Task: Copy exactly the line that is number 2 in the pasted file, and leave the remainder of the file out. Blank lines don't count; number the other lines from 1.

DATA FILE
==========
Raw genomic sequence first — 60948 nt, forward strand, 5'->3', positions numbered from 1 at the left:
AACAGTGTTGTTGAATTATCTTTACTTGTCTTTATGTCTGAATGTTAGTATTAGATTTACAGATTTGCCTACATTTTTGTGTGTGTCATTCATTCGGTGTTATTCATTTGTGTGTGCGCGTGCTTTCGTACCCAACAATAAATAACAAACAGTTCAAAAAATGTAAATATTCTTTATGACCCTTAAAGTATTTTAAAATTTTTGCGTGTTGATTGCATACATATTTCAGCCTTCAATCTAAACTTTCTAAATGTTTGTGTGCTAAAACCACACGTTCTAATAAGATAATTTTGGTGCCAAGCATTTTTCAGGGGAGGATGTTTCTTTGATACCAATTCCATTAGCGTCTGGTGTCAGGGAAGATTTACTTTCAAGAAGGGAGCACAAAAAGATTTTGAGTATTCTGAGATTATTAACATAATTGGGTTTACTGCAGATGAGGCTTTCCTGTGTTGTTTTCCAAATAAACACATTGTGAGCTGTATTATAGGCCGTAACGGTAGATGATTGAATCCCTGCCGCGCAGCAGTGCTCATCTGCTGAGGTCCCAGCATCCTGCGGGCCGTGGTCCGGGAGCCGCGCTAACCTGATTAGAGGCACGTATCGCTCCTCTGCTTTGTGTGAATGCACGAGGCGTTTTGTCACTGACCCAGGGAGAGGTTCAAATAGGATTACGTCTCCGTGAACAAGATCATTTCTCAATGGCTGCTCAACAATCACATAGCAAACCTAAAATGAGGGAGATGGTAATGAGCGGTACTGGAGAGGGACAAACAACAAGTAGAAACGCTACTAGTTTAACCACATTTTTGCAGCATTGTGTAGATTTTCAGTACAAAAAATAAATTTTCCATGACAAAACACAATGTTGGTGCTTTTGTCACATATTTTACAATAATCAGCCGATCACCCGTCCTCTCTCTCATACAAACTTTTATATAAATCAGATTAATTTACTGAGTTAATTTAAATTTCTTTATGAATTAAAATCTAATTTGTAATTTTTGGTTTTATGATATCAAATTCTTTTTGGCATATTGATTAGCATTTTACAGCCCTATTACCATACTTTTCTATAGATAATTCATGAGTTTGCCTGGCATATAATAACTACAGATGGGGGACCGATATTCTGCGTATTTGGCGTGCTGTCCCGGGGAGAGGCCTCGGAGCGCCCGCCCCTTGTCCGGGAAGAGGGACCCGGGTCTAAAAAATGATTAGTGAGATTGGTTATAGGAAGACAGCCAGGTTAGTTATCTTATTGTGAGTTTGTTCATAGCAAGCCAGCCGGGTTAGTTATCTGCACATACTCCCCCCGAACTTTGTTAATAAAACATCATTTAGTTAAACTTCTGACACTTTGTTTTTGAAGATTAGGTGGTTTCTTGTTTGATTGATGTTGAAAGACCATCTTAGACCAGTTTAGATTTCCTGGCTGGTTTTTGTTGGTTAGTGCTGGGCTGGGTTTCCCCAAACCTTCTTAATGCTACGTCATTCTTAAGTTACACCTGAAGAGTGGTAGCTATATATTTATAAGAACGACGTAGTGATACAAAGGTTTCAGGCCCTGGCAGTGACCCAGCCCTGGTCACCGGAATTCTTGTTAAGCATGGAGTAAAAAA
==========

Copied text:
AACAGTGTTGTTGAATTATCTTTACTTGTCTTTATGTCTGAATGTTAGTATTAGATTTACAGATTTGCCTACATTTTTGTGTGTGTCATTCATTCGGTGTTATTCATTTGTGTGTGCGCGTGCTTTCGTACCCAACAATAAATAACAAACAGTTCAAAAAATGTAAATATTCTTTATGACCCTTAAAGTATTTTAAAATTTTTGCGTGTTGATTGCATACATATTTCAGCCTTCAATCTAAACTTTCTAAATGTTTGTGTGCTAAAACCACACGTTCTAATAAGATAATTTTGGTGCCAAGCATTTTTCAGGGGAGGATGTTTCTTTGATACCAATTCCATTAGCGTCTGGTGTCAGGGAAGATTTACTTTCAAGAAGGGAGCACAAAAAGATTTTGAGTATTCTGAGATTATTAACATAATTGGGTTTACTGCAGATGAGGCTTTCCTGTGTTGTTTTCCAAATAAACACATTGTGAGCTGTATTATAGGCCGTAACGGTAGATGATTGAATCCCTGCCGCGCAGCAGTGCTCATCTGCTGAGGTCCCAGCATCCTGCGGGCCGTGGTCCGGGAGCCGCGCTAACCTGATTAGAGGCACGTATCGCTCCTCTGCTTTGTGTGAATGCACGAGGCGTTTTGTCACTGACCCAGGGAGAGGTTCAAATAGGATTACGTCTCCGTGAACAAGATCATTTCTCAATGGCTGCTCAACAATCACATAGCAAACCTAAAATGAGGGAGATGGTAATGAGCGGTACTGGAGAGGGACAAACAACAAGTAGAAACGCTACTAGTTTAACCACATTTTTGCAGCATTGTGTAGATTTTCAGTACAAAAAATAAATTTTCCATGACAAAACACAATGTTGGTGCTTTTGTCACATATTTTACAATAATCAGCCGATCACCCGTCCTCTCTCTCATACAAACTTTTATATAAATCAGATTAATTTACTGAGTTAATTTAAATTTCTTTATGAATTAAAATCTAATTTGTAATTTTTGGTTTTATGATATCAAATTCTTTTTGGCATATTGATTAGCATTTTACAGCCCTATTACCATACTTTTCTATAGATAATTCATGAGTTTGCCTGGCATATAATAACTACAGATGGGGGACCGATATTCTGCGTATTTGGCGTGCTGTCCCGGGGAGAGGCCTCGGAGCGCCCGCCCCTTGTCCGGGAAGAGGGACCCGGGTCTAAAAAATGATTAGTGAGATTGGTTATAGGAAGACAGCCAGGTTAGTTATCTTATTGTGAGTTTGTTCATAGCAAGCCAGCCGGGTTAGTTATCTGCACATACTCCCCCCGAACTTTGTTAATAAAACATCATTTAGTTAAACTTCTGACACTTTGTTTTTGAAGATTAGGTGGTTTCTTGTTTGATTGATGTTGAAAGACCATCTTAGACCAGTTTAGATTTCCTGGCTGGTTTTTGTTGGTTAGTGCTGGGCTGGGTTTCCCCAAACCTTCTTAATGCTACGTCATTCTTAAGTTACACCTGAAGAGTGGTAGCTATATATTTATAAGAACGACGTAGTGATACAAAGGTTTCAGGCCCTGGCAGTGACCCAGCCCTGGTCACCGGAATTCTTGTTAAGCATGGAGTAAAAAA